A genetic counselor can recommend ways to reduce your cancer risk, including:

  • Being screened for cancer more regularly
  • Preventive surgeries and medications
  • Genetic testing

"I'm often asked about genetic testing, particularly when it's needed and if it's a good idea. The short answer is: It depends," says Carter.

National guidelines and/or your counselor may recommend genetic testing in some cases, but not all.

"Genetic testing may be particularly important if you have a hereditary cancer and are planning a family," adds Carter. "The choice to proceed with genetic testing is ultimately yours, but your cancer genetic counselor will be supportive while helping you make the decision that's best for you and your family's health."

It's also important to know that this option is available to you. Ask your provider for a referral for genetic counseling services to assess your personal risk and determine if genetic testing is right for you.

"This is particularly something that we are concerned about in minority populations because research has shown that minorities are less likely to be offered a genetic counseling referral or the option of genetic testing," says Carter. "This leads to health care disparities and the inability to empower the patient and family members to make informed health decisions in advance."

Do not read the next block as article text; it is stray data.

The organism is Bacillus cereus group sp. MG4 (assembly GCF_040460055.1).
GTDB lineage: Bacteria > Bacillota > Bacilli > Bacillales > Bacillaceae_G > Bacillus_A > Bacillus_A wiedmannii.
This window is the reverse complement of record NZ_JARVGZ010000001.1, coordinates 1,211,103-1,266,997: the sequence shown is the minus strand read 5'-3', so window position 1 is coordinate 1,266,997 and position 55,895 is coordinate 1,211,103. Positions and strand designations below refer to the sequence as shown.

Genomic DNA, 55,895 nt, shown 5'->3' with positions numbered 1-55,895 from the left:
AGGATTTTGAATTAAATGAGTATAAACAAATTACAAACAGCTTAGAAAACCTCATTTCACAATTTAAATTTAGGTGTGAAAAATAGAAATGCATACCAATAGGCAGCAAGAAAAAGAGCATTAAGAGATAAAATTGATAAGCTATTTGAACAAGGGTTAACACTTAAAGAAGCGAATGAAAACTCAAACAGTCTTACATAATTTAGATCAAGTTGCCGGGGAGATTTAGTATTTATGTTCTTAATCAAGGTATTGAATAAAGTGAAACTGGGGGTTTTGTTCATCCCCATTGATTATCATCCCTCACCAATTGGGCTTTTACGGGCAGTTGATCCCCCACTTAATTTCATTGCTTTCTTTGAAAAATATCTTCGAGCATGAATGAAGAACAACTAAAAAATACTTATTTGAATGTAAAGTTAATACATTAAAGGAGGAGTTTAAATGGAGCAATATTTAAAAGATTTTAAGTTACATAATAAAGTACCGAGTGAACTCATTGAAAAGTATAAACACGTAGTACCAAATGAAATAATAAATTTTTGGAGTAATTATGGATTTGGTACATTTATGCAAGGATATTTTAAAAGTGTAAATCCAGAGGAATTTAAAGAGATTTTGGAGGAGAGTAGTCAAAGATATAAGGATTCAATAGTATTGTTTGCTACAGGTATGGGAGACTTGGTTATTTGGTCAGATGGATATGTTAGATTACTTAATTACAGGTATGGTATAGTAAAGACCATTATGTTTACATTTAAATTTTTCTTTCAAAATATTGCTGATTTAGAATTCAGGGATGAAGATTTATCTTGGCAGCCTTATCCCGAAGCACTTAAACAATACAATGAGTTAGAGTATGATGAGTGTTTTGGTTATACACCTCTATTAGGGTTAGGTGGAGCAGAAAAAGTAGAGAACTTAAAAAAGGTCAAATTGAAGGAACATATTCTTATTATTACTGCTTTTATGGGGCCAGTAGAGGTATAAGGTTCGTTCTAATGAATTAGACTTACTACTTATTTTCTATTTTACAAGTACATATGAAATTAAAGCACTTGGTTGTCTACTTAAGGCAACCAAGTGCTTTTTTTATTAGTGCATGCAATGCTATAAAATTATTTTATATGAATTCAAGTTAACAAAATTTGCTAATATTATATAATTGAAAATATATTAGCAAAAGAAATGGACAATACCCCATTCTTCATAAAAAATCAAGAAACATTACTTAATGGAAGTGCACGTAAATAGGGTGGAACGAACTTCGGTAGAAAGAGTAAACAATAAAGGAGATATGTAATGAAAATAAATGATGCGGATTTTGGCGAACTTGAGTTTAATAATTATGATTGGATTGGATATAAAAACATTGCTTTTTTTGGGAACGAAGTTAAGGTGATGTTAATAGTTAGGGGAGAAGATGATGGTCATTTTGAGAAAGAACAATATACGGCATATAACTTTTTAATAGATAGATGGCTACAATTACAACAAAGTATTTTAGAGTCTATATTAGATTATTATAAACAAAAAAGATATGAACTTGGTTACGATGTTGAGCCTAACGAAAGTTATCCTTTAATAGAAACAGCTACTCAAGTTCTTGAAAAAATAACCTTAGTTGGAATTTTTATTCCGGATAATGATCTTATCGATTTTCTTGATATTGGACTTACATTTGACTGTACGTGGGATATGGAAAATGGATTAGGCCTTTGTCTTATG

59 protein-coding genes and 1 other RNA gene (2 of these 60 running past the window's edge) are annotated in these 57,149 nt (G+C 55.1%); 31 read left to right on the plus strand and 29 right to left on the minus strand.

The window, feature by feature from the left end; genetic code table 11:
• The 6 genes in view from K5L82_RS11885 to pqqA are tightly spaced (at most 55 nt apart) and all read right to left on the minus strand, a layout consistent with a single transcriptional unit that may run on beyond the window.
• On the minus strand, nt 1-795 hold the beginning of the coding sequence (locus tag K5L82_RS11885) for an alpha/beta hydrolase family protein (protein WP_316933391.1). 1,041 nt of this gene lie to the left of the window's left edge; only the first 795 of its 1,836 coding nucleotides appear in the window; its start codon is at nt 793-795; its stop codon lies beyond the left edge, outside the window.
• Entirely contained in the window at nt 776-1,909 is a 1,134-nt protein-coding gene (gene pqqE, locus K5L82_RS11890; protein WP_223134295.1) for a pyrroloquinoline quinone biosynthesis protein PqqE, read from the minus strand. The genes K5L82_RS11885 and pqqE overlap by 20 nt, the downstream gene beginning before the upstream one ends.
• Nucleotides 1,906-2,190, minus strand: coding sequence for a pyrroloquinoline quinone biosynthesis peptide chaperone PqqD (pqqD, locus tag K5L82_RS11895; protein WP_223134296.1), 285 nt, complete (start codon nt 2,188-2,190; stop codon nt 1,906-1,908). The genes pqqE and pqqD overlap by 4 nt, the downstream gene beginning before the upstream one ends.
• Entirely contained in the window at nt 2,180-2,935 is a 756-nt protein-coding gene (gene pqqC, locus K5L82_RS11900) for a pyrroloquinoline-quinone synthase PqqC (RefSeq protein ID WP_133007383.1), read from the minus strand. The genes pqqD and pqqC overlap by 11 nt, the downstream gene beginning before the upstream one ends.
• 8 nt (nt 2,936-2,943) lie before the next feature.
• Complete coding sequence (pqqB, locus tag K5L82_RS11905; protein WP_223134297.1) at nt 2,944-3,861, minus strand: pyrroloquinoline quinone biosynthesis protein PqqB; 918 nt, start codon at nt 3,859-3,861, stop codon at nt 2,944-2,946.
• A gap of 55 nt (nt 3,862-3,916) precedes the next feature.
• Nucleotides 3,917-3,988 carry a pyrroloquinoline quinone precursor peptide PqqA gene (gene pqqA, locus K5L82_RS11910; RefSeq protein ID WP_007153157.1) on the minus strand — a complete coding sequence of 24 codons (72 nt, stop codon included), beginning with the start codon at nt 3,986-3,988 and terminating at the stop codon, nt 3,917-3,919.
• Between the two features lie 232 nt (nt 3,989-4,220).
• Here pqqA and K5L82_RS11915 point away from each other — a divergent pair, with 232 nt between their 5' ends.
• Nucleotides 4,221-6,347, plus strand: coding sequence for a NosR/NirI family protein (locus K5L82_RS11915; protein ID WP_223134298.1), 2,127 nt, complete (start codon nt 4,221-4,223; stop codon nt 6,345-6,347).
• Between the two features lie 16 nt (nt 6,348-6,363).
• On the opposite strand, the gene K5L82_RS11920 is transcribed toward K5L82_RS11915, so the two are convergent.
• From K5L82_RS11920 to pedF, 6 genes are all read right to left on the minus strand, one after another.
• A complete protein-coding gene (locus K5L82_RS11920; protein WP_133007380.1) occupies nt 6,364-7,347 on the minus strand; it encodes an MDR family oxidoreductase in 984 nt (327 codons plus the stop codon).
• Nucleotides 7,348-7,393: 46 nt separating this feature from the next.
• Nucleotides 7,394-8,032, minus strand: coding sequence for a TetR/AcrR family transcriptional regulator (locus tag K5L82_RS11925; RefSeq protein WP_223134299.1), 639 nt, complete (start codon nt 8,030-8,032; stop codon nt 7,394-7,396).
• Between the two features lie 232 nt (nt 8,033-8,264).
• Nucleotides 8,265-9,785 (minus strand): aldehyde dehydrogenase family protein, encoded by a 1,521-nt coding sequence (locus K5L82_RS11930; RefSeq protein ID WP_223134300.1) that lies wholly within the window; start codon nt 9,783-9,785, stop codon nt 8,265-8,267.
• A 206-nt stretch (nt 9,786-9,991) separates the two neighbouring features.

In addition, a cancer genetic counselor can also help you understand the cancer risk of your immediate family members, including your children, and offer information and support as you inform them about their possible risk factors.

"When it comes to hereditary cancer, the more information available and the sooner you can act on the information the better. By consulting with a cancer genetic counselor, you can get invaluable help as you learn about your risk and make the decisions that can help reduce this risk," adds Carter.